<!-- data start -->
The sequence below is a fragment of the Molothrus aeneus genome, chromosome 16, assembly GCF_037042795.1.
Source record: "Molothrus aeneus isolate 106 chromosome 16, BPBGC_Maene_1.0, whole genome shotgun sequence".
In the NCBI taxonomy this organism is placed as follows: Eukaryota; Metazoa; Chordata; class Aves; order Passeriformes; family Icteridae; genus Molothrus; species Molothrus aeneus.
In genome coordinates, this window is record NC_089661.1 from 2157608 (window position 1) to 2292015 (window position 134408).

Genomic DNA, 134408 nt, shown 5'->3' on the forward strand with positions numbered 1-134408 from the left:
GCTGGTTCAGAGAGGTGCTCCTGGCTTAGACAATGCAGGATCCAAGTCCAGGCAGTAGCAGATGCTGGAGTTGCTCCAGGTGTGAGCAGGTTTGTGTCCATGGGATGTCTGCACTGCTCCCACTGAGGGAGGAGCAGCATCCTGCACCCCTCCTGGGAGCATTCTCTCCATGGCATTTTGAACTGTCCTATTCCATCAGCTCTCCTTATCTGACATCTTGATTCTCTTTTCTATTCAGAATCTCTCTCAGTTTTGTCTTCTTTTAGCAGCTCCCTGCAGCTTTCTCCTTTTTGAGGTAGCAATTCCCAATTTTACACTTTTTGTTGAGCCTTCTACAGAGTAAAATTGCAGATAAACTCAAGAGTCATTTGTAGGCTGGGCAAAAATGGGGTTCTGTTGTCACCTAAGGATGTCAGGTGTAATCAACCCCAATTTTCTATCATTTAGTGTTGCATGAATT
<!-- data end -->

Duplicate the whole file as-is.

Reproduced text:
The sequence below is a fragment of the Molothrus aeneus genome, chromosome 16, assembly GCF_037042795.1.
Source record: "Molothrus aeneus isolate 106 chromosome 16, BPBGC_Maene_1.0, whole genome shotgun sequence".
In the NCBI taxonomy this organism is placed as follows: Eukaryota; Metazoa; Chordata; class Aves; order Passeriformes; family Icteridae; genus Molothrus; species Molothrus aeneus.
In genome coordinates, this window is record NC_089661.1 from 2157608 (window position 1) to 2292015 (window position 134408).

Genomic DNA, 134408 nt, shown 5'->3' on the forward strand with positions numbered 1-134408 from the left:
GCTGGTTCAGAGAGGTGCTCCTGGCTTAGACAATGCAGGATCCAAGTCCAGGCAGTAGCAGATGCTGGAGTTGCTCCAGGTGTGAGCAGGTTTGTGTCCATGGGATGTCTGCACTGCTCCCACTGAGGGAGGAGCAGCATCCTGCACCCCTCCTGGGAGCATTCTCTCCATGGCATTTTGAACTGTCCTATTCCATCAGCTCTCCTTATCTGACATCTTGATTCTCTTTTCTATTCAGAATCTCTCTCAGTTTTGTCTTCTTTTAGCAGCTCCCTGCAGCTTTCTCCTTTTTGAGGTAGCAATTCCCAATTTTACACTTTTTGTTGAGCCTTCTACAGAGTAAAATTGCAGATAAACTCAAGAGTCATTTGTAGGCTGGGCAAAAATGGGGTTCTGTTGTCACCTAAGGATGTCAGGTGTAATCAACCCCAATTTTCTATCATTTAGTGTTGCATGAATT